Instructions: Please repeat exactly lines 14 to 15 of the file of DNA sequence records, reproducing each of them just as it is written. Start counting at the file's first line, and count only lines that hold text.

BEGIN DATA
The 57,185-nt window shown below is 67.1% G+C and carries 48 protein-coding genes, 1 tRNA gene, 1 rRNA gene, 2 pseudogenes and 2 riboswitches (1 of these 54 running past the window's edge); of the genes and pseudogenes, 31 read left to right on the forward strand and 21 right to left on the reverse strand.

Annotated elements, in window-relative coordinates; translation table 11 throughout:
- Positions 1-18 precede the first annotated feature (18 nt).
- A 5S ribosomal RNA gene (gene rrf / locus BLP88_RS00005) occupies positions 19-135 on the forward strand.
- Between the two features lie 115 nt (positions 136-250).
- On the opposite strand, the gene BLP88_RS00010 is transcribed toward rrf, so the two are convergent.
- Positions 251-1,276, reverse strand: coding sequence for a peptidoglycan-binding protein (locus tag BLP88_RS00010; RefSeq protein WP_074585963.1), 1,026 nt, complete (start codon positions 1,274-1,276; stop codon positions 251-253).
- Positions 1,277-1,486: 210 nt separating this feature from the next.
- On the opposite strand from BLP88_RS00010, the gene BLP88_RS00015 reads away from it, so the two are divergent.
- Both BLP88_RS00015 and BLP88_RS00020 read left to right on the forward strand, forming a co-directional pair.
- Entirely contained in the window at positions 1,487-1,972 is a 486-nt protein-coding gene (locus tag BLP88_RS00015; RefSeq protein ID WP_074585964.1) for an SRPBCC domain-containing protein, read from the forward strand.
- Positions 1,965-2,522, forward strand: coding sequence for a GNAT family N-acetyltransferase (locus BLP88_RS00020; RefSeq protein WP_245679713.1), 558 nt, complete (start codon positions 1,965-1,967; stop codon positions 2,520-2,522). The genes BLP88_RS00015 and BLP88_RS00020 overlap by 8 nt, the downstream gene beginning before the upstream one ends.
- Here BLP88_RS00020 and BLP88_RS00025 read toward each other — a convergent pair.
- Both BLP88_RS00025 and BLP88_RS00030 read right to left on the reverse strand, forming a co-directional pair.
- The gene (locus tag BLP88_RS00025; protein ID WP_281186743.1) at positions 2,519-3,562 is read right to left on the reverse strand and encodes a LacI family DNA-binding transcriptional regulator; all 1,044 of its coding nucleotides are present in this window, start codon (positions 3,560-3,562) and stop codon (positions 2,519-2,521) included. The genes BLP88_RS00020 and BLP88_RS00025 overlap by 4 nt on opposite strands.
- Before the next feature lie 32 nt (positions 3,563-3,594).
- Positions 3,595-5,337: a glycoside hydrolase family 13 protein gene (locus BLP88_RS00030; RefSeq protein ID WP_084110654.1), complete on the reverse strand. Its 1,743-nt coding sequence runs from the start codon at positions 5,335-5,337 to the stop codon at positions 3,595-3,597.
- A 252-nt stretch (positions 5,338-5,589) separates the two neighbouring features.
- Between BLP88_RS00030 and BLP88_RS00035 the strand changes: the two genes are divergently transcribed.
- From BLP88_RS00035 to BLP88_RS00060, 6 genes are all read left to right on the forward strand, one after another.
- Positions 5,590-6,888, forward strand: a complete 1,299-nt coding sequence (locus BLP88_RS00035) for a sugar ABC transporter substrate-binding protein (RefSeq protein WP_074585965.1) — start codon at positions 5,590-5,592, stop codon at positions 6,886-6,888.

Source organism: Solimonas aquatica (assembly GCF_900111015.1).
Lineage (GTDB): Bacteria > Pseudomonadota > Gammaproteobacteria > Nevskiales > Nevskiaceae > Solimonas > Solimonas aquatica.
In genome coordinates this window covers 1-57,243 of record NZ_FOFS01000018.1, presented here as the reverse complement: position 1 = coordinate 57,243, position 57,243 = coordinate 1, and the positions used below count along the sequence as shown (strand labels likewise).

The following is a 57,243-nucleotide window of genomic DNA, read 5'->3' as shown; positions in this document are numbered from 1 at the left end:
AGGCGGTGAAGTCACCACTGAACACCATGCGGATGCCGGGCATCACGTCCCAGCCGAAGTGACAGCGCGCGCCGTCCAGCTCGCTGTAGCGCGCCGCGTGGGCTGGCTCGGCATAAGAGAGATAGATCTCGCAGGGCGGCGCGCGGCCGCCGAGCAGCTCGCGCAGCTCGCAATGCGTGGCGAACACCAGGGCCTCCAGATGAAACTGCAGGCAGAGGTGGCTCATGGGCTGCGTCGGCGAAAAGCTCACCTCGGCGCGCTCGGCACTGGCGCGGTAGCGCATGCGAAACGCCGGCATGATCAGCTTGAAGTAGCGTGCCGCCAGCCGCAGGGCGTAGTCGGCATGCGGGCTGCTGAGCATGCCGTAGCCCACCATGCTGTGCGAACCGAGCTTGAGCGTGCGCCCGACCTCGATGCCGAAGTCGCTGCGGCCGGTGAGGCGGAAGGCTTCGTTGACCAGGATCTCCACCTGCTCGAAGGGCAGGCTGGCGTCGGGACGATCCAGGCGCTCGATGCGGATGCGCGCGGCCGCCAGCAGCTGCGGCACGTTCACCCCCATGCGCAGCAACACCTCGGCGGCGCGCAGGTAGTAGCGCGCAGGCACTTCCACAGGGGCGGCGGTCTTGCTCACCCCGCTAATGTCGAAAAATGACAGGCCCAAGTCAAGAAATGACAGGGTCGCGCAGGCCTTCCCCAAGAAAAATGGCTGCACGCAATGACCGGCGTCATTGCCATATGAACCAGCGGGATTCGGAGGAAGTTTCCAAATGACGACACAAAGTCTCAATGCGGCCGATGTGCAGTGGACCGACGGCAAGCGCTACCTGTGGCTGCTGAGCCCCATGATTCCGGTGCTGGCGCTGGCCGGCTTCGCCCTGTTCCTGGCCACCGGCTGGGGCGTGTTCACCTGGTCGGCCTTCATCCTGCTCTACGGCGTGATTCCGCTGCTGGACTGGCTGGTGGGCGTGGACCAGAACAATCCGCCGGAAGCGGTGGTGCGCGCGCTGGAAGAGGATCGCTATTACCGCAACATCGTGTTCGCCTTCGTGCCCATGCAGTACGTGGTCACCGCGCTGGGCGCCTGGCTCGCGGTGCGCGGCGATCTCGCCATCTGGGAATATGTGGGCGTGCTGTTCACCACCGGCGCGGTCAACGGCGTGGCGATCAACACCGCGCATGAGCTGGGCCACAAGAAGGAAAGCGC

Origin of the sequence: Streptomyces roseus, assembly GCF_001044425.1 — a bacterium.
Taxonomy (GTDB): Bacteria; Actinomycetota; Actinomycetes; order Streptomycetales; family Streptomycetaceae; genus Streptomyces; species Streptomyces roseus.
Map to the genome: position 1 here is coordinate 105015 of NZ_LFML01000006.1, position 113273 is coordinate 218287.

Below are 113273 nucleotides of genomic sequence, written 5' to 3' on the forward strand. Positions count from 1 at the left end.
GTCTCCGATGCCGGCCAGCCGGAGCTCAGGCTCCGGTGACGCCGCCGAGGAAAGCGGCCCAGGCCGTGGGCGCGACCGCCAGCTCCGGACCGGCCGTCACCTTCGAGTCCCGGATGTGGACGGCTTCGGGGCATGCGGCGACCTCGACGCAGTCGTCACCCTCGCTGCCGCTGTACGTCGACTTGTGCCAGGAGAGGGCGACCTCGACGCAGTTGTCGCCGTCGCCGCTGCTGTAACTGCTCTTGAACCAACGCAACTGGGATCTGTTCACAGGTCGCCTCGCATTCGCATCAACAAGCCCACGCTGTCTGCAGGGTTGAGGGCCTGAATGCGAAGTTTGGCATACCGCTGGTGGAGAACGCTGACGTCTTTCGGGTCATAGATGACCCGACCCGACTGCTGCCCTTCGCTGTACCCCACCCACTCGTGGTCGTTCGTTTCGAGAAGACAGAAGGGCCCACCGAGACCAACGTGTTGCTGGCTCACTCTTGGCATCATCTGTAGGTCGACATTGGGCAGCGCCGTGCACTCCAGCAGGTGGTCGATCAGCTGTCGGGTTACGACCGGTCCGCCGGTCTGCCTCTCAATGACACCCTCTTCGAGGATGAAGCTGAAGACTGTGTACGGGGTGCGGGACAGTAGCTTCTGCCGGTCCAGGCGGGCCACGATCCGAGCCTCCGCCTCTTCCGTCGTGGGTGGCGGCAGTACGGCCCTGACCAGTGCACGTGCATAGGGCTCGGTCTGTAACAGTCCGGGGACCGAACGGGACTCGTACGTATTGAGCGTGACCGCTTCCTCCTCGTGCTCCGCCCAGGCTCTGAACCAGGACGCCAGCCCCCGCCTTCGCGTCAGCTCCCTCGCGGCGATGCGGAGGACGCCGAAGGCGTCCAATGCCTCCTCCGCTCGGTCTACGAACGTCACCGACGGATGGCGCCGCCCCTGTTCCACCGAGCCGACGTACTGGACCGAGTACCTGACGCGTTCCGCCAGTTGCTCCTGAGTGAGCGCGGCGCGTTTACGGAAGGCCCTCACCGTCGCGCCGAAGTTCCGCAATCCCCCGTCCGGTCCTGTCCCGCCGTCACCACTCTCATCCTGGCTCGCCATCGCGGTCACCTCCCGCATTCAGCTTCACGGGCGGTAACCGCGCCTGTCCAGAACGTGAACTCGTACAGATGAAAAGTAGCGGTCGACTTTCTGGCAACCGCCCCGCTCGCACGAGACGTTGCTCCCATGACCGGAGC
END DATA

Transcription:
- Both BLP88_RS00025 and BLP88_RS00030 read right to left on the reverse strand, forming a co-directional pair.
- The gene (locus tag BLP88_RS00025; protein ID WP_281186743.1) at positions 2,519-3,562 is read right to left on the reverse strand and encodes a LacI family DNA-binding transcriptional regulator; all 1,044 of its coding nucleotides are present in this window, start codon (positions 3,560-3,562) and stop codon (positions 2,519-2,521) included. The genes BLP88_RS00020 and BLP88_RS00025 overlap by 4 nt on opposite strands.